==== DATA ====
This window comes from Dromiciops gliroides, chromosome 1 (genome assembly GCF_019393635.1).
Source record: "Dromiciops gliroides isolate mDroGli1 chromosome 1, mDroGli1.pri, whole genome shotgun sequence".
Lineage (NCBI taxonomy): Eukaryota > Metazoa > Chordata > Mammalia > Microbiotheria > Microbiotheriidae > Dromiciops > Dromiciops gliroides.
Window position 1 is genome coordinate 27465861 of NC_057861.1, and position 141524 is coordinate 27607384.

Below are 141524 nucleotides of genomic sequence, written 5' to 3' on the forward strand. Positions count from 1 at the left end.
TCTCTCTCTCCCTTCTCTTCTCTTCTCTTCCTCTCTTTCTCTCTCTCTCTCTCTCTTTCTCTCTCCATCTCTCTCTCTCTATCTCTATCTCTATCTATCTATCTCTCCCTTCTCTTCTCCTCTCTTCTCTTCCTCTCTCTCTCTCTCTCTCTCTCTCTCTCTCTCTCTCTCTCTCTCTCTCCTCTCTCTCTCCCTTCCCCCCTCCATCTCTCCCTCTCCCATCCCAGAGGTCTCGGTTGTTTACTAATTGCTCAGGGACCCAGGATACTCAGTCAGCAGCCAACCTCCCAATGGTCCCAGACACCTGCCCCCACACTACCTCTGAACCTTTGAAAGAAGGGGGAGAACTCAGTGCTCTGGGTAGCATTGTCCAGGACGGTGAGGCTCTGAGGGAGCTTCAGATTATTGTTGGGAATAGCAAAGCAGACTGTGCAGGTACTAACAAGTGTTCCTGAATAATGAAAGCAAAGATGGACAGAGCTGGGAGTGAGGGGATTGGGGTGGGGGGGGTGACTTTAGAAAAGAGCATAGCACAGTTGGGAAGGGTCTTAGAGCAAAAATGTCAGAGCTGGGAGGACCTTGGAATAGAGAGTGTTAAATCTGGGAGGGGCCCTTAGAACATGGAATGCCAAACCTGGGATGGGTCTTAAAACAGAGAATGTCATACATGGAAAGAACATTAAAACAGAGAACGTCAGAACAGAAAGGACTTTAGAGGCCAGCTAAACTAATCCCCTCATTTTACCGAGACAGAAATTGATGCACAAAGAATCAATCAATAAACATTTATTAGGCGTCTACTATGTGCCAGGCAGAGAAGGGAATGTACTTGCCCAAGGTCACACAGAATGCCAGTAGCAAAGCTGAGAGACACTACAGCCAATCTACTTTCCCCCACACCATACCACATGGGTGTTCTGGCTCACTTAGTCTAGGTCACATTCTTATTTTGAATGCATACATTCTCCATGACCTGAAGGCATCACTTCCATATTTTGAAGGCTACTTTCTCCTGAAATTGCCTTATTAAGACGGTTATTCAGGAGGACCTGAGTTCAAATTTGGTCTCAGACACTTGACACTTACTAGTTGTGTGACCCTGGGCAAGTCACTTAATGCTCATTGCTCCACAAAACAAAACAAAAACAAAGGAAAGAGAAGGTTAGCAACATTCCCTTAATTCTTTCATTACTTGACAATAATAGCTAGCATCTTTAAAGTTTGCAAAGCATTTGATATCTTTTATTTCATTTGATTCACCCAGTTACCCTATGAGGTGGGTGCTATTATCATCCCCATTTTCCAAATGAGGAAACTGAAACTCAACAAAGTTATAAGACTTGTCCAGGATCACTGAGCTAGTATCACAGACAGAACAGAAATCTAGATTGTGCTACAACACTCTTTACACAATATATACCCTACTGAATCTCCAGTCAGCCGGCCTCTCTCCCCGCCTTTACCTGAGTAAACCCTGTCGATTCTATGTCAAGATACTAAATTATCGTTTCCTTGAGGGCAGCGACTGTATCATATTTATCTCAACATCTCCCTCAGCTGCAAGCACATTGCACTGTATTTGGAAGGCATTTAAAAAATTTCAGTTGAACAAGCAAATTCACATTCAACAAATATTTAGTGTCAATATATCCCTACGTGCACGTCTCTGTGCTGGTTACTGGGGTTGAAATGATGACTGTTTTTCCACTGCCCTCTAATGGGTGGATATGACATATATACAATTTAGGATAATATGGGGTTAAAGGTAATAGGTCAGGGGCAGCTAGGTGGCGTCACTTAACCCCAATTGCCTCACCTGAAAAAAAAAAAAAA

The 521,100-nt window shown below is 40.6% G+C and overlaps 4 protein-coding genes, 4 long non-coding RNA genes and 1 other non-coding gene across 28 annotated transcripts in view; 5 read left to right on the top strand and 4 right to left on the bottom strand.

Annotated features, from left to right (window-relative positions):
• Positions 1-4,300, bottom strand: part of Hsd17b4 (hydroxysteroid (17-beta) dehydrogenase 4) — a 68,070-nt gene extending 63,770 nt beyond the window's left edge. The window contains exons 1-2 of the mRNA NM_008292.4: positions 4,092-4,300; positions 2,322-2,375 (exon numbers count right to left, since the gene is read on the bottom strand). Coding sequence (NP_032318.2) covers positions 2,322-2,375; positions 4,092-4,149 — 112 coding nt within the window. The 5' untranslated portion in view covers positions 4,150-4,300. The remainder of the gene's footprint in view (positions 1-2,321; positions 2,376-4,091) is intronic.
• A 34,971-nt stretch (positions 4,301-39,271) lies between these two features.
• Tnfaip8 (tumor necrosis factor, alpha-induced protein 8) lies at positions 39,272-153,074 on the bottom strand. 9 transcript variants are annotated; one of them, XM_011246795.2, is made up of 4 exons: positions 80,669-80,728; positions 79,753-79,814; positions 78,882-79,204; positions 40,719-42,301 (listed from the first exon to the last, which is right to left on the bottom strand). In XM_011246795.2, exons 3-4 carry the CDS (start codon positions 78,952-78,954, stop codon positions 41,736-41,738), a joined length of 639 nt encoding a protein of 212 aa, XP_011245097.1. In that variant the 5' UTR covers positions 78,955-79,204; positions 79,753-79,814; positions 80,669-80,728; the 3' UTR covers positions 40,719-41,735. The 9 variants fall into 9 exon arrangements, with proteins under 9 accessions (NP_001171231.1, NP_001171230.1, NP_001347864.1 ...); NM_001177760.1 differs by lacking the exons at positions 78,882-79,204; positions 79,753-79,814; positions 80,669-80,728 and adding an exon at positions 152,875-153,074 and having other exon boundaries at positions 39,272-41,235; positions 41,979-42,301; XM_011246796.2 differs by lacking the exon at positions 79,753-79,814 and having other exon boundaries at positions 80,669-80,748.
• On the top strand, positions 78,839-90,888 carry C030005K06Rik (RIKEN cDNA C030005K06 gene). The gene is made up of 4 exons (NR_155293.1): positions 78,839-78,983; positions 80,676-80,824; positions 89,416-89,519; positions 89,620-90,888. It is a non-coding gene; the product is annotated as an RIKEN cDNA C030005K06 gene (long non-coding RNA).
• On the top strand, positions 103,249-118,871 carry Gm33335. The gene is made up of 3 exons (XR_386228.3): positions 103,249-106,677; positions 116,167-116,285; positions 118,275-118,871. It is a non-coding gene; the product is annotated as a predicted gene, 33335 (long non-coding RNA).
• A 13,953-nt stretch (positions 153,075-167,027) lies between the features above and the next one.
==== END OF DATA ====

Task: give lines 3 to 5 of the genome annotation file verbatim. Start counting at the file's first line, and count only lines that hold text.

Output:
Lineage (NCBI taxonomy): Eukaryota > Metazoa > Chordata > Mammalia > Microbiotheria > Microbiotheriidae > Dromiciops > Dromiciops gliroides.
Window position 1 is genome coordinate 27465861 of NC_057861.1, and position 141524 is coordinate 27607384.

Below are 141524 nucleotides of genomic sequence, written 5' to 3' on the forward strand. Positions count from 1 at the left end.